Dicker - it's fun and saves money

Do you dicker on the cost of an item or service? You should. It could save you some money.

You don’t have to pay retail prices, even at a retailer. There are display models, damaged goods and discontinued items that can be had for way less than the original asking price.

I bought a top quality hammock for $21 and it originally sold for about $100. There was nothing wrong with it. It was just not a popular seller and the home improvement store was discontinuing it.

I like it better than any hammock I have ever been in. It is strong and comfortable.

Look around for good buys, and don't be afraid to dicker with store management if you find something that is damaged or you'd like to make a bulk purchase.

I once bought 3 suits at a 2 for 1 sale. Since I asked, the store let me have the third suit for the equivalent price that I was paying for either of the first two. They could have said no, but they didn't. If I hadn't asked, it wouldn't have been offered at anything other than full price.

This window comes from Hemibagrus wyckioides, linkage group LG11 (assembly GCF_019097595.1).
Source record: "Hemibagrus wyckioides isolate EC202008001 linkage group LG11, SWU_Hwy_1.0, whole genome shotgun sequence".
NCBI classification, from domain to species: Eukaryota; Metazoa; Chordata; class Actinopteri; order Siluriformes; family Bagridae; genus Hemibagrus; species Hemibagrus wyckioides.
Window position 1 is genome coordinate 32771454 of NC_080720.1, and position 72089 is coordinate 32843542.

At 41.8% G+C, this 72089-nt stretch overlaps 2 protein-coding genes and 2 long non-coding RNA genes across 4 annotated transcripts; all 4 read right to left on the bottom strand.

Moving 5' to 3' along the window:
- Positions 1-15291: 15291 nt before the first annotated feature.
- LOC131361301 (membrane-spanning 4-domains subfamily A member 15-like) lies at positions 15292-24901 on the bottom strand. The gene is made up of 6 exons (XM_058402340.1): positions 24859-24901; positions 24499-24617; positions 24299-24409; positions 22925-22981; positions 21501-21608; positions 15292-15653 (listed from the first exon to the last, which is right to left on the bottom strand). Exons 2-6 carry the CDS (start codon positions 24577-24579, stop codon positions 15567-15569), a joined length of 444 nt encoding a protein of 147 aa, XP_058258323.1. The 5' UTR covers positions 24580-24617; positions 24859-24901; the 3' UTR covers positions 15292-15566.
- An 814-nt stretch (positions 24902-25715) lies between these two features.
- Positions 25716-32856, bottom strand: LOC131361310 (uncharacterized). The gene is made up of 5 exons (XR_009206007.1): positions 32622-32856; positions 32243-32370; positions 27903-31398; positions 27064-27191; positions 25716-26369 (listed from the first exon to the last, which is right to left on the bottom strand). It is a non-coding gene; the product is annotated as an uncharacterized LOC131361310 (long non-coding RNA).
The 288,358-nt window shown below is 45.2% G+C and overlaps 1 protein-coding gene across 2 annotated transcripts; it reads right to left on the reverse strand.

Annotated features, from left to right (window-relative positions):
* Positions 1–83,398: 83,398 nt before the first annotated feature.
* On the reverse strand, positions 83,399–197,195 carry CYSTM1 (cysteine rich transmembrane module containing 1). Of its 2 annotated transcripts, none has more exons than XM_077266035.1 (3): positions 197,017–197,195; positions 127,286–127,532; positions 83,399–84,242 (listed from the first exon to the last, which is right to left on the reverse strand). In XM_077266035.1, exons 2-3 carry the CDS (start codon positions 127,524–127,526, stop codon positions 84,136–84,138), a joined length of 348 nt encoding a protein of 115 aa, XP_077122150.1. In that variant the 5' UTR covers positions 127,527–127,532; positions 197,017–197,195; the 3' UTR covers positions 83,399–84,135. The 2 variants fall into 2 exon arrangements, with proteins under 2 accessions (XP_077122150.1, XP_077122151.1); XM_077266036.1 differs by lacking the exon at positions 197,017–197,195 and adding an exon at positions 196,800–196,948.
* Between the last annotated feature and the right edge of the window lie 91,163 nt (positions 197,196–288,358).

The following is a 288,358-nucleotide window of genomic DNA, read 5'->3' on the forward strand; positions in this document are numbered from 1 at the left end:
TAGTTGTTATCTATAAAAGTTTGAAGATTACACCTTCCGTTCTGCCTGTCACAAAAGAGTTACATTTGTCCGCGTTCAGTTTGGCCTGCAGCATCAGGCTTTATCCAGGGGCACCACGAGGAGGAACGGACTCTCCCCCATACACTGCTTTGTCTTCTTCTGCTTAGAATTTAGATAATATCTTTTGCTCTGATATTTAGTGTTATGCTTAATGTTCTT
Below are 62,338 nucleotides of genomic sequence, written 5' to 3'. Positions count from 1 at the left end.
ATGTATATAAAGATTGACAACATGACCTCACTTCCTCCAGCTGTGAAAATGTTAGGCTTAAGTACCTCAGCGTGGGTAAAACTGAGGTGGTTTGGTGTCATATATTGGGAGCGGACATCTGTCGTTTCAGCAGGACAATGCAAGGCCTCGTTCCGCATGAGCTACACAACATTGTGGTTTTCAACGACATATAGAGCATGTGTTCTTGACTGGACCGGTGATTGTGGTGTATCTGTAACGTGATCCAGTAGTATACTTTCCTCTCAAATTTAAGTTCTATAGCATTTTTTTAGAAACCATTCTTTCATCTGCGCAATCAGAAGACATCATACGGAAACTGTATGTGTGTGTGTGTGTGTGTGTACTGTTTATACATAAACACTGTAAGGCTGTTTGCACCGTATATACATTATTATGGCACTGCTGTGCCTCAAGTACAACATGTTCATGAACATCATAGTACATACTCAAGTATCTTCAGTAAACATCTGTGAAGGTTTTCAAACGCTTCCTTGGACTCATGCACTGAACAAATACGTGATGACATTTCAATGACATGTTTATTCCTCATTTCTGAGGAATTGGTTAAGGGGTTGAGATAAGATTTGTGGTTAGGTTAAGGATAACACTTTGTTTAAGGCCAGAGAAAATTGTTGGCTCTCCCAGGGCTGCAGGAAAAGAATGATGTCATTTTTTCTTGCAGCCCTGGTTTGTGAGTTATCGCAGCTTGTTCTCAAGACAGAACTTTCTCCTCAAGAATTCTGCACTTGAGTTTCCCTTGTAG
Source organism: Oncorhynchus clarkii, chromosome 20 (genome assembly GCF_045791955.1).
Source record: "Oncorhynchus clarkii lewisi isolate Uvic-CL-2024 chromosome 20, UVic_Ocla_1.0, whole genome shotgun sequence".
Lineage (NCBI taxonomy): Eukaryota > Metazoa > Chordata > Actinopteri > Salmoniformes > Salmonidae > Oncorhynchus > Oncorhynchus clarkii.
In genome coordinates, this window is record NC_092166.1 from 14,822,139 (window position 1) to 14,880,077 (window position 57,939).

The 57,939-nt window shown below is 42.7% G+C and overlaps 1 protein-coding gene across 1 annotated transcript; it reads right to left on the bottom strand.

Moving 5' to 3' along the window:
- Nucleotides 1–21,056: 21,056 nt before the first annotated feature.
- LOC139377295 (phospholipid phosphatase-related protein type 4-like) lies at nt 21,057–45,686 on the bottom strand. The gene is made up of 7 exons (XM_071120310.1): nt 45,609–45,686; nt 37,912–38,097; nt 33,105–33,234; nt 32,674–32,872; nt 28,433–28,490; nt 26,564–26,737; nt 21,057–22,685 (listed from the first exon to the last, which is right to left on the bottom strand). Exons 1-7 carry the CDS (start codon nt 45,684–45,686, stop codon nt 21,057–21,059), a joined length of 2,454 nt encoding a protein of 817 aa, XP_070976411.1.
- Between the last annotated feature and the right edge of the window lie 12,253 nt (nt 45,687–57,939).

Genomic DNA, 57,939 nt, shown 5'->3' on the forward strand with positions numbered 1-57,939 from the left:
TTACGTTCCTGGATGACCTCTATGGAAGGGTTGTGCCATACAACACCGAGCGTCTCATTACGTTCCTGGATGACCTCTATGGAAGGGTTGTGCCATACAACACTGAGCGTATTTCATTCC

For private sales, people expect a smart shopper to make offers instead of paying the asking price. And, there usually aren't such "hard nosed" sellers outside of the retail environment. You might find that there's “wiggle room” built into the price, or perhaps the seller isn't so set on the asking price to begin with - they might just want to be rid of the item.

You can always admire the item but you don’t have to admire the price. If you ask, sellers will often make the price of an item more attractive or they might even throw in some additional items.

Done with Dicker, back to Mindset of Frugality

There certainly is a broad scope of topics here at Frugal Living Freedom. When you think about it, money permeates so very many activities in our lives, therefore, being frugal encompasses a wide range of interests, from being employed to taking a vacation, and just about everything in between. Enjoy the variety, pick up some new ideas, and start making frugality a part of your signature.

I'm a big proponent of being debt-free, and I mean entirely debt-free - no mortgage payment. It's not essential for financial freedom, but you'll love the feeling once you get there. If you didn't have a rent or mortgage payment, how much more could you do for yourself with your current level of income? I suspect plenty.

If you ever hope to see an abundance of wealth, you need to plug the hole in your boat. The wealthy don't necessarily make lots of money, instead, they know how to hang onto what they make, and make it work for them.